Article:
IGF-1 is decreased in Alzheimer’s disease but increased in cancer, signifying the inverse relationship between AD and cancer

Lack of Insulin or Insulin like Growth factors potentiate the AD. High IGF levels are present in cancers. Congenital deficiencies in IGF-1 protects against the development of cancer [30]. In diabetic mouse models, aging has been found to cause impairment of the respiratory chain and to lower efficiency of oxidative phosphorylation and also the mitochondrial capacity to accumulate Ca2+. Beta amyloid’s presence accelerates the age related mitochondrial effects. When in the presence of Aβ40, brain mitochondria were isolated from diabetic rats; increased levels of H2O2 were observed. But insulin and coenzyme Q10 (CoQ10) treatments prevented these pathological effects [31].

IGF – 1 plays significant role in normal physiological mechanisms and also in disease states, including cancer. IGF axis inhibits cell death and promotes cell proliferation, it also is involved in neural development including neurogenesis, myelination, synaptogenesis, and dendritic branching and neuroprotection after neuronal damage. Higher IQ has also been associated with increased serum levels of IGF-I in children. IGF-2 is also significant for function and development of organs such as the liver, kidney and brain. Risk of AD dementia is also associated with lower serum levels of IGF-1, and higher levels of IGF – 1 are associated with greater brain volumes and lower risk of dementia and stroke. Higher IGF-1 levels may protect against neurodegeneration [32].

It is already known that diabetes especially type 2, is associated with increased risk of developing AD and other dementias [33]. This signifies the inverse relationship between Alzheimer’s disease and cancer, as IGF contributes to cell proliferation and halts cell death. Its levels are increased in cancer and plays role in carcinogenesis but IGF levels are decreased in Alzheimer’s disease and there is accelerated neuronal death. Aging is a major risk factor for AD as expression of COX subunits II and IV is decreased during aging and such age-related changes are more marked in AD [34].

Leigh syndrome includes the loss of mental function but not with AD specific symptoms, though there is cytochrome c oxidase deficiency. This potentially suggests that COX reduction is a consequence of the disease not the key causative factor.

Dysfunctional proliferation of neurons occurs in Alzheimer’s, and Cancer is over-proliferative disease

In Alzheimer’s disease, proliferation of neurons becomes dysfunctional, despite some neurogenesis there is overall great neuronal loss. But in cancer, the cells gain the capacity to over-proliferate and they also regulate the microenvironment if favor of their survival. This signifies the inverse relationship between Alzheimer’s disease and cancer.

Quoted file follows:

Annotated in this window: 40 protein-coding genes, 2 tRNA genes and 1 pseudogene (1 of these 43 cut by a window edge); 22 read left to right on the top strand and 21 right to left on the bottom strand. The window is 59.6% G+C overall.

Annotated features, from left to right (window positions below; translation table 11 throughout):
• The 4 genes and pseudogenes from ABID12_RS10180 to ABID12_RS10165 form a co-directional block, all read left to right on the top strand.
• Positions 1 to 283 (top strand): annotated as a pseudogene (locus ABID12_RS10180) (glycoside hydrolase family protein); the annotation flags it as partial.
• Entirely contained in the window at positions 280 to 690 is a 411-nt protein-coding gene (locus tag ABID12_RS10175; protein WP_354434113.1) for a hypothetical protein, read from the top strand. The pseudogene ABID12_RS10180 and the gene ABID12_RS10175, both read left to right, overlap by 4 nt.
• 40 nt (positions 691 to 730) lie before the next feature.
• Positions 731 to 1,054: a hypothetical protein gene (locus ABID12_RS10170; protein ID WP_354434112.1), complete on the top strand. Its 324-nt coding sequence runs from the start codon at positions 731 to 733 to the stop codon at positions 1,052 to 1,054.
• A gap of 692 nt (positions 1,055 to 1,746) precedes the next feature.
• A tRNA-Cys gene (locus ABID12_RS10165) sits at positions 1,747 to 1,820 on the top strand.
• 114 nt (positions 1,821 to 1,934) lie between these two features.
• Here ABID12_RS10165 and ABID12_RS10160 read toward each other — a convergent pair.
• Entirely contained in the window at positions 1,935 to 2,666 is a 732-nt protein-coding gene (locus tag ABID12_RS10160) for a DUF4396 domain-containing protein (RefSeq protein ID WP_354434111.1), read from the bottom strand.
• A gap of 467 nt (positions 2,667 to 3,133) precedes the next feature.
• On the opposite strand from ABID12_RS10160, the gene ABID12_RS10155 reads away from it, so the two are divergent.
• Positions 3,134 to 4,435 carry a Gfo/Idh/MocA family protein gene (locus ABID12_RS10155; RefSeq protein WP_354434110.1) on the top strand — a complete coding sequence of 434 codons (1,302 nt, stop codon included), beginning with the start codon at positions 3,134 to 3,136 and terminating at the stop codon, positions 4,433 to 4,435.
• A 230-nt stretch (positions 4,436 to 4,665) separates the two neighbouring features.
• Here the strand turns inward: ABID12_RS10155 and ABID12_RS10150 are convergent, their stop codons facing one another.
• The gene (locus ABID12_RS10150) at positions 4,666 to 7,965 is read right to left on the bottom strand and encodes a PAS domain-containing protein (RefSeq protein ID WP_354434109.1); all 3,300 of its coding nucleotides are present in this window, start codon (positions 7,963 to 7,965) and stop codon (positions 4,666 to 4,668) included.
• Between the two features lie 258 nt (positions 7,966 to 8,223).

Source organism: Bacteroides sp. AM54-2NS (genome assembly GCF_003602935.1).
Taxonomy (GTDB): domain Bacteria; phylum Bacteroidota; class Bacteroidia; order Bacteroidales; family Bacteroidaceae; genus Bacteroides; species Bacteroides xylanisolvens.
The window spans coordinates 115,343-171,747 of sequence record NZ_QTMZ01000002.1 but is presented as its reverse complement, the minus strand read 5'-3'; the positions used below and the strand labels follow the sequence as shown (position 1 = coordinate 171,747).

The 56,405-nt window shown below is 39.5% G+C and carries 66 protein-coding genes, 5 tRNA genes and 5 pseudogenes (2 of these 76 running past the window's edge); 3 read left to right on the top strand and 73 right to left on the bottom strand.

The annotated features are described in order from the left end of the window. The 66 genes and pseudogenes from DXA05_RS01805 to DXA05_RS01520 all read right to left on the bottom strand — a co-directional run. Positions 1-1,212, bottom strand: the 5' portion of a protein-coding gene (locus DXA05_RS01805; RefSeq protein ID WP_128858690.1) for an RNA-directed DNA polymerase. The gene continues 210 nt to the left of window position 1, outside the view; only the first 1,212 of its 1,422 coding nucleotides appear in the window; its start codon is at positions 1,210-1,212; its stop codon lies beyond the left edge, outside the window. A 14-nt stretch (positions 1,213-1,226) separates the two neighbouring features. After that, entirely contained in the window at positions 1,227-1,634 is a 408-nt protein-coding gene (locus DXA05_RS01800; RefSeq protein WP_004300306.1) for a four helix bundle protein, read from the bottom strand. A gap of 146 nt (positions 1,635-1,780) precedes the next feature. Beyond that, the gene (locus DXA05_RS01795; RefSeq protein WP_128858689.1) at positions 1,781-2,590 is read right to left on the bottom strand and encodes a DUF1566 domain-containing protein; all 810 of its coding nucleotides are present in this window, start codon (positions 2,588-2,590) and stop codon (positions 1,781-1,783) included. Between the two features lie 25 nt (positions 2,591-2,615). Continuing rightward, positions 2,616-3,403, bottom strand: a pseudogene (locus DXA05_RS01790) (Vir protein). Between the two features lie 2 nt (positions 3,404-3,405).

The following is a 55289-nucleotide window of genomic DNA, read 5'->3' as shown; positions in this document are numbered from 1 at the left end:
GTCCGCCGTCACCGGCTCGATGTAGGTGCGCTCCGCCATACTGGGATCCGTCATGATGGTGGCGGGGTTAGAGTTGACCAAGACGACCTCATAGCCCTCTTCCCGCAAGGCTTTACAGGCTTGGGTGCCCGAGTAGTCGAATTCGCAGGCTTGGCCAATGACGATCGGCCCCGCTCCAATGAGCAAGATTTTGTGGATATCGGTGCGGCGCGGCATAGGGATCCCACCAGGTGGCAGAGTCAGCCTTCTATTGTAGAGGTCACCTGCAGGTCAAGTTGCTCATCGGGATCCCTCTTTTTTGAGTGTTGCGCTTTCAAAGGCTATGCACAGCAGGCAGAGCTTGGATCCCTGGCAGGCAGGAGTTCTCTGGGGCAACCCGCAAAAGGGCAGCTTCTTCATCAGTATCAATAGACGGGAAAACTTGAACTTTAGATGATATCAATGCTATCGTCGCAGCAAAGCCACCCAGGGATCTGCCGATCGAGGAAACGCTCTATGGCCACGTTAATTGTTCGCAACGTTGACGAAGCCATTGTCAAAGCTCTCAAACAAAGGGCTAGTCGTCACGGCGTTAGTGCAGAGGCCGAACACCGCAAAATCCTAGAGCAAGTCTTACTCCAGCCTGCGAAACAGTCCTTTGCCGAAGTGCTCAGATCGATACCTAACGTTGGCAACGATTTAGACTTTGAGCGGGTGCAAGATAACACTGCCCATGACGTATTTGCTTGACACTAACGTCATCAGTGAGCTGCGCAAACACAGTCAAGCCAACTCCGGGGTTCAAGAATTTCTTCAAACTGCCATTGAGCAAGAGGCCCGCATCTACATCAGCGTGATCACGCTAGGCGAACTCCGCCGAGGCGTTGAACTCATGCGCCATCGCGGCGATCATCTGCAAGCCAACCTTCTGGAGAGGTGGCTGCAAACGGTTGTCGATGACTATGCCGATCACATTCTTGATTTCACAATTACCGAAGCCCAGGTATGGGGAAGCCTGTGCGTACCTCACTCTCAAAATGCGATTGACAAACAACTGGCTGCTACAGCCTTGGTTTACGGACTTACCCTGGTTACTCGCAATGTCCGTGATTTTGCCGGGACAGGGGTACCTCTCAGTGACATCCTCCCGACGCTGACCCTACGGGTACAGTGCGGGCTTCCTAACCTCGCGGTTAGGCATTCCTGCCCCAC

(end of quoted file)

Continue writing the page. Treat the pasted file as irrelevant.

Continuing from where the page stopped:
Morphogens play significant role in embryonic development of nervous system, including Wnts, Notch, Shh, and BMPs. They are conserved and continue to play role as niche signals for adult neural stem cells to regulate maintenance, activation, and fate choice of NSCs. Neurogenesis is also regulated by various neurotrophins, cytokines, hormones, neurotransmitter systems and growth factors. Transcription factors, miRNAs, epigenetic factors and cell-cycle regulators provide adult NSCs with the potential to differentiate, proliferate and survive as newborn neurons. Newborn neurons differ substantially from their older, neighboring counterparts in terms of electrophysiological properties. They show increased plasticity. ApoE, PS1, APP and its metabolites, can modulate adult hippocampal neurogenesis, these molecular players known to contribute to AD pathogenesis. Risk of AD may be exacerbated by Dysfunctional neurogenesis resulting from early subtle disease manifestations, whereas increased neurogenesis represent an endogenous brain repair mechanism and possibly be compensatory response. NFTs, beta amyloid plaques and massive neuronal death are significant neuropathological hallmarks of AD. These pathologies deeply harm hippocampus among other specific vulnerable areas in brain. Adult hippocampal neurogenesis play role in improvement of pattern separation and spatial memory. Aging decreases neurogenesis, and this in turn contributes to AD.

Neurogenesis has the potential to delay or halt AD-linked cognitive decline. But it is altered at the very early stage of AD progression, even before appearance of neuronal loss, amyloid deposition and inflammation. Dysfunctional neurogenesis is a significant part of AD pathology. Endogenous neurogenesis stimulation via environmental stimuli, physical activity, trophic factors, cytokines, and drugs may promote the recovery and regeneration process [35].